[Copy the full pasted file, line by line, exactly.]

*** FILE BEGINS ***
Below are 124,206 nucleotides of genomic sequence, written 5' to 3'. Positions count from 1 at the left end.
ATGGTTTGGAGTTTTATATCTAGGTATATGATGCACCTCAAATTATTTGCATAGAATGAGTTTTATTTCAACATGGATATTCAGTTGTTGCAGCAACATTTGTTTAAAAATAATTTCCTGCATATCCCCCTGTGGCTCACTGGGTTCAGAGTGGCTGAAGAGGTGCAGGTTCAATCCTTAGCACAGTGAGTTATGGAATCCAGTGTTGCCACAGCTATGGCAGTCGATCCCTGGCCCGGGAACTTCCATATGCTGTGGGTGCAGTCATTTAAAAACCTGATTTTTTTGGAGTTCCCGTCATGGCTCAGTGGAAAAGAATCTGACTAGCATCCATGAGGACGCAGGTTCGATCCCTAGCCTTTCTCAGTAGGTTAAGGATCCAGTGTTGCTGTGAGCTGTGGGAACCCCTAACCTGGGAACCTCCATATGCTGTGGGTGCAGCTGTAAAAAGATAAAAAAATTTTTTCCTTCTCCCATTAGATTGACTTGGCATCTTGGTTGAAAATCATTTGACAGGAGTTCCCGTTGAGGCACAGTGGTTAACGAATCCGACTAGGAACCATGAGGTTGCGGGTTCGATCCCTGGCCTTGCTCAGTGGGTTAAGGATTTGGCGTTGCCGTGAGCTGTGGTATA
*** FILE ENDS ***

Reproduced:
Below are 124,206 nucleotides of genomic sequence, written 5' to 3'. Positions count from 1 at the left end.
ATGGTTTGGAGTTTTATATCTAGGTATATGATGCACCTCAAATTATTTGCATAGAATGAGTTTTATTTCAACATGGATATTCAGTTGTTGCAGCAACATTTGTTTAAAAATAATTTCCTGCATATCCCCCTGTGGCTCACTGGGTTCAGAGTGGCTGAAGAGGTGCAGGTTCAATCCTTAGCACAGTGAGTTATGGAATCCAGTGTTGCCACAGCTATGGCAGTCGATCCCTGGCCCGGGAACTTCCATATGCTGTGGGTGCAGTCATTTAAAAACCTGATTTTTTTGGAGTTCCCGTCATGGCTCAGTGGAAAAGAATCTGACTAGCATCCATGAGGACGCAGGTTCGATCCCTAGCCTTTCTCAGTAGGTTAAGGATCCAGTGTTGCTGTGAGCTGTGGGAACCCCTAACCTGGGAACCTCCATATGCTGTGGGTGCAGCTGTAAAAAGATAAAAAAATTTTTTCCTTCTCCCATTAGATTGACTTGGCATCTTGGTTGAAAATCATTTGACAGGAGTTCCCGTTGAGGCACAGTGGTTAACGAATCCGACTAGGAACCATGAGGTTGCGGGTTCGATCCCTGGCCTTGCTCAGTGGGTTAAGGATTTGGCGTTGCCGTGAGCTGTGGTATA